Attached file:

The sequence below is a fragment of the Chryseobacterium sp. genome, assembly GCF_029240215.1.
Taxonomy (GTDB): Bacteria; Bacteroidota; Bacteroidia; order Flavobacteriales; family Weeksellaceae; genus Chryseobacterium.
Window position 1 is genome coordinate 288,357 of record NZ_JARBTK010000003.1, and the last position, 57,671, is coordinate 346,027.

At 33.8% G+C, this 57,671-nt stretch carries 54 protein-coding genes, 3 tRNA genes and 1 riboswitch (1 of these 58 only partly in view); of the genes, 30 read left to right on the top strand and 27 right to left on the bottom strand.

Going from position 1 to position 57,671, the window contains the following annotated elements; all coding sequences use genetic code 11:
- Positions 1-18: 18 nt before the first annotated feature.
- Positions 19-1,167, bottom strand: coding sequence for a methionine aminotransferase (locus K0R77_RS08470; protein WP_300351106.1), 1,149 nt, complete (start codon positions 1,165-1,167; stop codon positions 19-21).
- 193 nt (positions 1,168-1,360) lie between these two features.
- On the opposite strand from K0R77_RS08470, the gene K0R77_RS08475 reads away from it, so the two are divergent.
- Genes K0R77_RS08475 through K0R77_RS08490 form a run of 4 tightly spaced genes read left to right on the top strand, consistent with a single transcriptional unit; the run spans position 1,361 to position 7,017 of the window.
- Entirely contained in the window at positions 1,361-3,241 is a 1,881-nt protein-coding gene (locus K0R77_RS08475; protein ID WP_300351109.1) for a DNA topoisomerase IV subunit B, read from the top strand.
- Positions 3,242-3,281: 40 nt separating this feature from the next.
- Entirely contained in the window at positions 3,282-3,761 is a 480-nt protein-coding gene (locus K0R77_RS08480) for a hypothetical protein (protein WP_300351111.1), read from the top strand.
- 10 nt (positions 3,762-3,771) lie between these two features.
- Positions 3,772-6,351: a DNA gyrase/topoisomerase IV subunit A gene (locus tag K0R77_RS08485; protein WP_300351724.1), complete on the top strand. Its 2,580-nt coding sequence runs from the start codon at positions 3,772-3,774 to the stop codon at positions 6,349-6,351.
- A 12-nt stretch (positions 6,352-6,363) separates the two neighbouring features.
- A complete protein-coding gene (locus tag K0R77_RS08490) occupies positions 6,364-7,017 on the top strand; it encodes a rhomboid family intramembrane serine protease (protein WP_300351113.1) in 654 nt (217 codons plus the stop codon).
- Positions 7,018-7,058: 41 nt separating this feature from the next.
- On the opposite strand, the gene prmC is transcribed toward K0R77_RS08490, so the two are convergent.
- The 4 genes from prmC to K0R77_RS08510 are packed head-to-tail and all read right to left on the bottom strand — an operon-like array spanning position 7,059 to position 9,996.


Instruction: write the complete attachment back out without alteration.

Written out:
The sequence below is a fragment of the Chryseobacterium sp. genome, assembly GCF_029240215.1.
Taxonomy (GTDB): Bacteria; Bacteroidota; Bacteroidia; order Flavobacteriales; family Weeksellaceae; genus Chryseobacterium.
Window position 1 is genome coordinate 288,357 of record NZ_JARBTK010000003.1, and the last position, 57,671, is coordinate 346,027.

At 33.8% G+C, this 57,671-nt stretch carries 54 protein-coding genes, 3 tRNA genes and 1 riboswitch (1 of these 58 only partly in view); of the genes, 30 read left to right on the top strand and 27 right to left on the bottom strand.

Going from position 1 to position 57,671, the window contains the following annotated elements; all coding sequences use genetic code 11:
- Positions 1-18: 18 nt before the first annotated feature.
- Positions 19-1,167, bottom strand: coding sequence for a methionine aminotransferase (locus K0R77_RS08470; protein WP_300351106.1), 1,149 nt, complete (start codon positions 1,165-1,167; stop codon positions 19-21).
- 193 nt (positions 1,168-1,360) lie between these two features.
- On the opposite strand from K0R77_RS08470, the gene K0R77_RS08475 reads away from it, so the two are divergent.
- Genes K0R77_RS08475 through K0R77_RS08490 form a run of 4 tightly spaced genes read left to right on the top strand, consistent with a single transcriptional unit; the run spans position 1,361 to position 7,017 of the window.
- Entirely contained in the window at positions 1,361-3,241 is a 1,881-nt protein-coding gene (locus K0R77_RS08475; protein ID WP_300351109.1) for a DNA topoisomerase IV subunit B, read from the top strand.
- Positions 3,242-3,281: 40 nt separating this feature from the next.
- Entirely contained in the window at positions 3,282-3,761 is a 480-nt protein-coding gene (locus K0R77_RS08480) for a hypothetical protein (protein WP_300351111.1), read from the top strand.
- 10 nt (positions 3,762-3,771) lie between these two features.
- Positions 3,772-6,351: a DNA gyrase/topoisomerase IV subunit A gene (locus tag K0R77_RS08485; protein WP_300351724.1), complete on the top strand. Its 2,580-nt coding sequence runs from the start codon at positions 3,772-3,774 to the stop codon at positions 6,349-6,351.
- A 12-nt stretch (positions 6,352-6,363) separates the two neighbouring features.
- A complete protein-coding gene (locus tag K0R77_RS08490) occupies positions 6,364-7,017 on the top strand; it encodes a rhomboid family intramembrane serine protease (protein WP_300351113.1) in 654 nt (217 codons plus the stop codon).
- Positions 7,018-7,058: 41 nt separating this feature from the next.
- On the opposite strand, the gene prmC is transcribed toward K0R77_RS08490, so the two are convergent.
- The 4 genes from prmC to K0R77_RS08510 are packed head-to-tail and all read right to left on the bottom strand — an operon-like array spanning position 7,059 to position 9,996.